How to Get iMessage on Android with WeMessage

Jan 9, 2018 - 10 Comments

iMessage on Android with weMessage

If you’re an Android user and you wish you had iMessage on your device, you’ll be happy to hear about there is a solution that effectively brings iMessage onto an Android device. It’s called WeMessage, and it’s a third party effort that uses an interesting workaround to gain iMessage on Android devices.


But there is a catch; you must have a Mac, along with an Android device of course. The Mac is necessary because weMessage works by essentially using a Mac as a software relay point, which then passes the messages along to the Android device and accompanying Android app, and vice versa. This is achieved by running a weMessage server app on the Mac, which allows the client weMessage Android app to send and receive iMessages.

Whether or not you trust a third party service to relay your messages is up to you, but if you absolutely must have iMessage sending capabilities on an Android phone or tablet then this may be a reasonable solution.

Note this approach is different from using iMessage on a Windows PC by screen sharing, though you could certainly replicate that approach on Android too with a VNC client as well if desired, which would circumvent the need to use a third party service to relay any messages. Use either, or neither, that’s up to you as well.

If this sounds appealing or interesting to you, you can download the client app as well as the server from the developer website:

Note you’ll also need to get Java on the Mac, and enable some specific accessibility features that allow weMessage to run as expected.

iMessage on Android through weMessage

The developer created a helpful walkthrough video on how to get iMessage working on Android by way of WeMessage and weServer, you can watch that below:

And if you just want a little overview video demonstrating the WeMessage app in action to send and receive iMessages on Android, the developer created one of those too:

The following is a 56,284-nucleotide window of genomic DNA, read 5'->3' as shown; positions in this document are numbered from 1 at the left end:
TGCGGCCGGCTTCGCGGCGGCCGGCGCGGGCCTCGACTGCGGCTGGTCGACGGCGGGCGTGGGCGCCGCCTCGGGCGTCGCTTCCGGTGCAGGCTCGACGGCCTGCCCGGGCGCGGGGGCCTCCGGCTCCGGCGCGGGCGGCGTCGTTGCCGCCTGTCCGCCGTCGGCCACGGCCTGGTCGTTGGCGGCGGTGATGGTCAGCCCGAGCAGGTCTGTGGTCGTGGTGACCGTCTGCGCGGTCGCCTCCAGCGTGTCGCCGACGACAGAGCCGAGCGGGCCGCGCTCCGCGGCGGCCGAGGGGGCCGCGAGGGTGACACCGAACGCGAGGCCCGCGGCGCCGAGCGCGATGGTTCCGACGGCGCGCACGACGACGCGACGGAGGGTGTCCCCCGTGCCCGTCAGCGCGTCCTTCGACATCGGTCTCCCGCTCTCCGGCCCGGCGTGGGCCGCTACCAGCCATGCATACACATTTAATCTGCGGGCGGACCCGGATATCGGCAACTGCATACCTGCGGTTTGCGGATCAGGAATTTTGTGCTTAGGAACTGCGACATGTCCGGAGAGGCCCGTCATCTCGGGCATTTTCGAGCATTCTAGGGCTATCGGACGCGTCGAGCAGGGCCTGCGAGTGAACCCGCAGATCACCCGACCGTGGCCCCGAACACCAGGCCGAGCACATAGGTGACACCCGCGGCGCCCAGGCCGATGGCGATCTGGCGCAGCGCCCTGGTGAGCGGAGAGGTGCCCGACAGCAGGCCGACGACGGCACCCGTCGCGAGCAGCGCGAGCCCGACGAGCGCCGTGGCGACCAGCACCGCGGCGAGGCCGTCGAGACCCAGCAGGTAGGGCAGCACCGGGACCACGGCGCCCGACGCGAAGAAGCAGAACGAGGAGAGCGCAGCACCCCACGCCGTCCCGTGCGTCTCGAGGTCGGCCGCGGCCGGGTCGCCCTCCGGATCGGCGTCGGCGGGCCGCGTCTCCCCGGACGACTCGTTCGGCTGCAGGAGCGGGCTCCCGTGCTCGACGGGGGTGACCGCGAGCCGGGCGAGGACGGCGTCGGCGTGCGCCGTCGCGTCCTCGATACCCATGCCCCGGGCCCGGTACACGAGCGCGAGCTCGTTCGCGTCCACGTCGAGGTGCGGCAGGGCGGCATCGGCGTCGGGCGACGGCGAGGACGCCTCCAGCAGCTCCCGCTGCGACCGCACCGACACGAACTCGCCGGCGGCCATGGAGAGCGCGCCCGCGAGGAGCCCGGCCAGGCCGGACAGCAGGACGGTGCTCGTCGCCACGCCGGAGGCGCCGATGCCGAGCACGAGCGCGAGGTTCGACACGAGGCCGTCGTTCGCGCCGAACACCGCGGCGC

WeMessage is a tricky solution that offers Android access to imessage, but it apparently works fine – for now anyway – though it wouldn’t be too surprising if it were shut down at some point.

As for an official iMessage for Android app coming from Apple, that seems unlikely, as Apple seems to prefer keeping the iMessage platform restricted to Apple devices, but who knows, maybe it will happen?

And if all of this sounds too complex, then opt for the iMessage over VNC and Screen Sharing trick which works with Windows, Linux, and Android, but also requires a Mac. It’s pretty easy to setup, and offers general remote access to the entire Mac along with imessage from any device that can authenticate to the Mac host.

Sans a modern Android device I am unable to test this myself at the moment, but if you give it a try do share your experience in the comments below.

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Posted by: Paul Horowitz in Tips & Tricks

10 Comments

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  1. rpk says:

    I recently found out that javascript was implemented in Messages for stickers and running ‘apps’ – not sure who thought that was ever a good idea.

    Apple even made a patch in 2016 when a researcher discovered they could download a users Messages database just by sending a link with embedded javascript to someone via Messages.

    Anyway, Spectre (for which there is no fix on recent cpus) can use javascript as an attack vector.

    So for users to open themselves to an even wider attack surface by running this ‘system’ seems extremely misguided…

  2. Howie Isaacks says:

    Android users don’t deserve iMessage.

    • Mustra says:

      Soon enough every android user will have it. We are just waiting for another Apple update to either iOS or Mac OS. Then all we have to do is type in for admin ‘root’, and for password nothing.

      And voila, we will have access to everything Apple has ever made.

      Pretty simple. And secure. No 3rd party involved :)

      • Howie Isaacks says:

        Apple patched that exploit. I guess you don’t keep up. As for security, I trust Apple far more than Google. Android is CRAP. There are so many security holes in Android, someone is going to mistake it for a slice of cheese.

  3. Phred says:

    If you have a lot of friends who use iMessage, I guess this has value.

    My friends all use WhatsApp.

    It has great merit as a fun, “hey cool look at this” project.

    • Android SDK says:

      I would not use WhatsApp unless you like having all your messages indexed and used by Facebook (even after you delete them).

  4. Phred says:

    I do not have a Facebook account, so I have no worries.

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